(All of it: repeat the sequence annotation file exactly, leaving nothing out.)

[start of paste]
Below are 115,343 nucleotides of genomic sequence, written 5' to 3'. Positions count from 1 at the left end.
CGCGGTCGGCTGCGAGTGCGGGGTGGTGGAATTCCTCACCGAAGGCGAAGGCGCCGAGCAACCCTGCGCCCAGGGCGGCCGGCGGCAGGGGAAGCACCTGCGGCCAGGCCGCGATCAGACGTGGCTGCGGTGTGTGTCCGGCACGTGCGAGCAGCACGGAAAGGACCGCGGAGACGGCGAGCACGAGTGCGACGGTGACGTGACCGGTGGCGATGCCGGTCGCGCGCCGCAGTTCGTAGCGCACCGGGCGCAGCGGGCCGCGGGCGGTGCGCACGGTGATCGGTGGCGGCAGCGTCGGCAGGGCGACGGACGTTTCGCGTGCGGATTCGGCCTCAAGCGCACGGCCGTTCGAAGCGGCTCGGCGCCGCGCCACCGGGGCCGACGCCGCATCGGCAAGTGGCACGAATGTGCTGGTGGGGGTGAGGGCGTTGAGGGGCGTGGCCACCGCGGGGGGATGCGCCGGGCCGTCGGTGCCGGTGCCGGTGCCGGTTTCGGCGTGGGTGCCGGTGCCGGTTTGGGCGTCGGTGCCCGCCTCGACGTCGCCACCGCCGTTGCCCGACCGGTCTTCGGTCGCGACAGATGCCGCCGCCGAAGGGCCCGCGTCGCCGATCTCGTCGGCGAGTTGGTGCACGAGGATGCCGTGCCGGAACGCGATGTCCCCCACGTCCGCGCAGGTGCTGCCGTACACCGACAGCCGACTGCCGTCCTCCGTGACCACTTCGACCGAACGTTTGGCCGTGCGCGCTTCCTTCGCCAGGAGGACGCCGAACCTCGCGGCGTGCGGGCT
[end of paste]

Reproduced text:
Below are 115,343 nucleotides of genomic sequence, written 5' to 3'. Positions count from 1 at the left end.
CGCGGTCGGCTGCGAGTGCGGGGTGGTGGAATTCCTCACCGAAGGCGAAGGCGCCGAGCAACCCTGCGCCCAGGGCGGCCGGCGGCAGGGGAAGCACCTGCGGCCAGGCCGCGATCAGACGTGGCTGCGGTGTGTGTCCGGCACGTGCGAGCAGCACGGAAAGGACCGCGGAGACGGCGAGCACGAGTGCGACGGTGACGTGACCGGTGGCGATGCCGGTCGCGCGCCGCAGTTCGTAGCGCACCGGGCGCAGCGGGCCGCGGGCGGTGCGCACGGTGATCGGTGGCGGCAGCGTCGGCAGGGCGACGGACGTTTCGCGTGCGGATTCGGCCTCAAGCGCACGGCCGTTCGAAGCGGCTCGGCGCCGCGCCACCGGGGCCGACGCCGCATCGGCAAGTGGCACGAATGTGCTGGTGGGGGTGAGGGCGTTGAGGGGCGTGGCCACCGCGGGGGGATGCGCCGGGCCGTCGGTGCCGGTGCCGGTGCCGGTTTCGGCGTGGGTGCCGGTGCCGGTTTGGGCGTCGGTGCCCGCCTCGACGTCGCCACCGCCGTTGCCCGACCGGTCTTCGGTCGCGACAGATGCCGCCGCCGAAGGGCCCGCGTCGCCGATCTCGTCGGCGAGTTGGTGCACGAGGATGCCGTGCCGGAACGCGATGTCCCCCACGTCCGCGCAGGTGCTGCCGTACACCGACAGCCGACTGCCGTCCTCCGTGACCACTTCGACCGAACGTTTGGCCGTGCGCGCTTCCTTCGCCAGGAGGACGCCGAACCTCGCGGCGTGCGGGCT